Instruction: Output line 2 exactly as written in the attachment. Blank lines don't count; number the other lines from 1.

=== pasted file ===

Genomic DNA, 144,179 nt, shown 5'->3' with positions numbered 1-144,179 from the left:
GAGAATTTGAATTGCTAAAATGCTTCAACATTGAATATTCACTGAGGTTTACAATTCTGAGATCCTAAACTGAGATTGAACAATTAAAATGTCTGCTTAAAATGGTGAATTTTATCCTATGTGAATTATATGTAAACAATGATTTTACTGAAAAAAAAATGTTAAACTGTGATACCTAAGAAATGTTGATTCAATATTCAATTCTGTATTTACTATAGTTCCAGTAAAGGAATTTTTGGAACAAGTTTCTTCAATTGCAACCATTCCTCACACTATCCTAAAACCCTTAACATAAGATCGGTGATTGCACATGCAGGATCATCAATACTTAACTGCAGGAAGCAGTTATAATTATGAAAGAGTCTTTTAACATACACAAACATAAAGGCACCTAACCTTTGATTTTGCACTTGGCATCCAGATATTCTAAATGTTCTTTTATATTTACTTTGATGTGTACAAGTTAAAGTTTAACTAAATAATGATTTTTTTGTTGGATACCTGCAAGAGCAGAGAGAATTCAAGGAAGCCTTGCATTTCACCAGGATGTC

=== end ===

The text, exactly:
GAGAATTTGAATTGCTAAAATGCTTCAACATTGAATATTCACTGAGGTTTACAATTCTGAGATCCTAAACTGAGATTGAACAATTAAAATGTCTGCTTAAAATGGTGAATTTTATCCTATGTGAATTATATGTAAACAATGATTTTACTGAAAAAAAAATGTTAAACTGTGATACCTAAGAAATGTTGATTCAATATTCAATTCTGTATTTACTATAGTTCCAGTAAAGGAATTTTTGGAACAAGTTTCTTCAATTGCAACCATTCCTCACACTATCCTAAAACCCTTAACATAAGATCGGTGATTGCACATGCAGGATCATCAATACTTAACTGCAGGAAGCAGTTATAATTATGAAAGAGTCTTTTAACATACACAAACATAAAGGCACCTAACCTTTGATTTTGCACTTGGCATCCAGATATTCTAAATGTTCTTTTATATTTACTTTGATGTGTACAAGTTAAAGTTTAACTAAATAATGATTTTTTTGTTGGATACCTGCAAGAGCAGAGAGAATTCAAGGAAGCCTTGCATTTCACCAGGATGTC